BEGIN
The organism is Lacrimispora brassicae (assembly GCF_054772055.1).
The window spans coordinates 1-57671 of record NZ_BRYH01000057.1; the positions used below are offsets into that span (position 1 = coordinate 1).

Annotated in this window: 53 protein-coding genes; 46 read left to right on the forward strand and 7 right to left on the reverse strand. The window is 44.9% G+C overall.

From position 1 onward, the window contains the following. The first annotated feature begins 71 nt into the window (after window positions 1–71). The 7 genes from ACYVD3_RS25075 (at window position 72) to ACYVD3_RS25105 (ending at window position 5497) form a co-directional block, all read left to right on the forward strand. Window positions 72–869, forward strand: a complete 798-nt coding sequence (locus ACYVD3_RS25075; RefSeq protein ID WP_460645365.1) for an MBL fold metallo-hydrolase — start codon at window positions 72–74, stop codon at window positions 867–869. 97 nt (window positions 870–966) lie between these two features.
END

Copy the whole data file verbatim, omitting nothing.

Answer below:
The organism is Lacrimispora brassicae (assembly GCF_054772055.1).
The window spans coordinates 1-57671 of record NZ_BRYH01000057.1; the positions used below are offsets into that span (position 1 = coordinate 1).

Annotated in this window: 53 protein-coding genes; 46 read left to right on the forward strand and 7 right to left on the reverse strand. The window is 44.9% G+C overall.

From position 1 onward, the window contains the following. The first annotated feature begins 71 nt into the window (after window positions 1–71). The 7 genes from ACYVD3_RS25075 (at window position 72) to ACYVD3_RS25105 (ending at window position 5497) form a co-directional block, all read left to right on the forward strand. Window positions 72–869, forward strand: a complete 798-nt coding sequence (locus ACYVD3_RS25075; RefSeq protein ID WP_460645365.1) for an MBL fold metallo-hydrolase — start codon at window positions 72–74, stop codon at window positions 867–869. 97 nt (window positions 870–966) lie between these two features.